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Indian Journal of Community Medicine

Patient Perception of Illness and Initial Reaction To The Diagnosis of Tuberculosis

Author(s): U Eram, I A Khan, Md Z Tamanna, Z Khan, N Khaliq, A J Abidi

Vol. 31, No. 3 (2006-07 - 2006-09)

U Eram, I A Khan, Md Z Tamanna, Z Khan, N Khaliq, A J Abidi


Tuberculosis like other chronic infection needs treatment for prolonged period. It also carries social stigma and results in adverse psychological reaction1. A wrong perception of illness can create social stigma and panic in the community. Lack of awareness or incorrect knowledge about disease, might lead to harboring of wrong belief and misconception about various aspects of disease, which may affect the timely reporting, and poor compliance. Present study was conducted to ascertain the initial reaction to the diagnosis of tuberculosis.

Material And Methods

The present study was conducted on patients attending tuberculosis clinic under Rural and Urban Health Training Centre of JN Medical College, Aligarh. The present study includes 100 patents attending health centre and were put on ATT. They were interviewed with Hindi version of the “short explanatory model interview2” to assess psychiatric morbidity and patients perception of their illness respectively. They were interviewed about, psychological effect and initial reaction on disclosure of diagnosis of tuberculosis. The diagnosis of psychiatric disorder was made according to international classification of disease 10 (1CD-10) primary criteria for psychiatric diagnosis.


Out of 100 patients 56 were males and 44 were females. The initial reaction to the diagnosis was negative in majority of the respondents. Only 18% of them were hopeful of cure, 30% had anxiety or tension while 26% had loss of interest from life or depression. 6% of patient denied the diagnosis while 20% of them could explain how they felt (Table-I).

The negative reaction like tension and depression were more common in less educated patients. Similarly this negative reaction was also more prevalent in low socio economic class compare to educated and higher socio-economic class.

Table I: First Reaction of Patients to Tuberculosis.

Reaction Male
Total %
Tension/Anxiety 18 12 30
Hopeful of cure 10 08 18
Loss of interest from life/ depression 13 13 26
Denied the diagnosis 04 02 06
Cannot explain 09 11 20


Tuberculosis is a disease both of individual and society. The patient suffering from tuberculosis shows a higher degree of psychiatric morbidity3,5. The patient develops psychiatric reaction such as denial, hopelessness about life, tension/ anxiety and are neglected by family and society. In our study we found that initial reaction to the diagnosis was negative in the larger proportion of respondent that includes anxiety/ tension, loss of interest or depression etc. In other studies 59% had fear of death, worry, tension etc. and E. Manoharan4 had observed one fifth of the subject has psychiatric morbidity. 75% of tuberculosis patients in a study had psychiatric illness with mixed anxiety and depression as the commonest. It was found that literacy and good socioeconomic condition has positive effect. Patients belonging to higher educated class and higher socioeconomic class were more hopeful of cure.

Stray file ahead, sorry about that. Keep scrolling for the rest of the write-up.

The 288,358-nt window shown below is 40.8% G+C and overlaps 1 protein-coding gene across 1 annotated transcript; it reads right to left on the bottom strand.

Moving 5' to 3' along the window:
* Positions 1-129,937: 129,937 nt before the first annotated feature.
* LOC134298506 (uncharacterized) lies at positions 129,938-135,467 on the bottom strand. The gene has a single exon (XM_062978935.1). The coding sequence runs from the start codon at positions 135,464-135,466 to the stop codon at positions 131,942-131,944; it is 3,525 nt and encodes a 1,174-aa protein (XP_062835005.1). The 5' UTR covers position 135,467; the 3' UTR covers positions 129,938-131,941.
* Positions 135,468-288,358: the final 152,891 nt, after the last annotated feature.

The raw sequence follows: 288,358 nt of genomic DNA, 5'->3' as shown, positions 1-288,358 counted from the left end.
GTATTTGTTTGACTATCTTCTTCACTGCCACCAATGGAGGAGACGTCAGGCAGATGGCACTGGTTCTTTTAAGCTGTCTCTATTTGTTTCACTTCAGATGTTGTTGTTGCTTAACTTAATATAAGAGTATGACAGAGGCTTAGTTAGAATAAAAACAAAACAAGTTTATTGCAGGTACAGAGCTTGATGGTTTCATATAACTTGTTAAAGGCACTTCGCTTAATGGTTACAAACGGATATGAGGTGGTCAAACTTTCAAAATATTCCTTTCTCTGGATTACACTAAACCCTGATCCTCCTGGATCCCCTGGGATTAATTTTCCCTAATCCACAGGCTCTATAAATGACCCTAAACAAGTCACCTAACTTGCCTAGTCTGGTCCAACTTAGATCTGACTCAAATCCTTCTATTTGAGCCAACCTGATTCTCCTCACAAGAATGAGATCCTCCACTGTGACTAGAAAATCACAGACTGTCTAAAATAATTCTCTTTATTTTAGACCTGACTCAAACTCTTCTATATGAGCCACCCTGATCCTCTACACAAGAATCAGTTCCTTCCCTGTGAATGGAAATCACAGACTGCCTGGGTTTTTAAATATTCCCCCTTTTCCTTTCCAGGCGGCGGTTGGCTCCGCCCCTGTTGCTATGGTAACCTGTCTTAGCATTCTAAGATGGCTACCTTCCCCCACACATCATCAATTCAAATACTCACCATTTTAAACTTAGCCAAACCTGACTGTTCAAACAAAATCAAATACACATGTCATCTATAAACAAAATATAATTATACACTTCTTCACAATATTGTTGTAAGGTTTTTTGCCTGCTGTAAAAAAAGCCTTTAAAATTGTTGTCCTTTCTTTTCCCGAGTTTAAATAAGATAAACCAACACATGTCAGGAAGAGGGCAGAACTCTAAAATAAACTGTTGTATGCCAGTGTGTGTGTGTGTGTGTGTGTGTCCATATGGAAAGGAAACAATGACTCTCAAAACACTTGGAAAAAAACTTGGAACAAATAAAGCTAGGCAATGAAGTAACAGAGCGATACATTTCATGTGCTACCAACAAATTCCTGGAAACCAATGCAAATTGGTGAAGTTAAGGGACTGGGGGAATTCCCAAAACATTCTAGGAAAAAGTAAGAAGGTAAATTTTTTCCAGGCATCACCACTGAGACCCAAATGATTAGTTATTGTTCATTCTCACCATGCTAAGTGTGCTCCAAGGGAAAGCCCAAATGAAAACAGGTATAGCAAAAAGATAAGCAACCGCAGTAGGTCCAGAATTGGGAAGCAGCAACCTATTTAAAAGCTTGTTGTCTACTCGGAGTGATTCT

So there is need to create awareness in the community on various aspects of disease and misconception has to be solved. Health education is critical component to reinforce positive attitude and eliminate negative one.


  1. Dubey K K, Bhasin S K, MS Psychological reactions amongst patients, their family members and the community regarding hospitalized tuberculosis patients in Delhi. Psychiatry Today II: 30-33, 1998.
  2. Kleinman A. patients and healers in the context of culture a exploration of borderland between anthroipology, medicine psychiatry. University of California Press, Berkeley, 1980.
  3. Beena Thoms, D. Survanarayan and Sudha Ganapathy – Treatment compliance in relation to sources of referral and initial relation to the diagnosis of tuberculosis. Ind J Tub, 1999. 46: 179 – 182.
  4. E Manoharan, K R John, A Joseph and K S Jacob – Psychiatric morbidity, Patients perspectives of illness and factors associated with poor medication compliance among the tuberculosis in Vellore, South India. Ind J Tub, 2001 48: 77 – 80.
  5. M S Bhatia, S K Bhasin, K K Dubey and Narendra Singhi – Pschyiatric morbidity in Tuberculosis patients. Indian Medical Gazette, 2000, 134: 5-6, January.

Deptt of Community Medicine, J.N. Medical College, AMU, Aligarh.
Email: [email protected]

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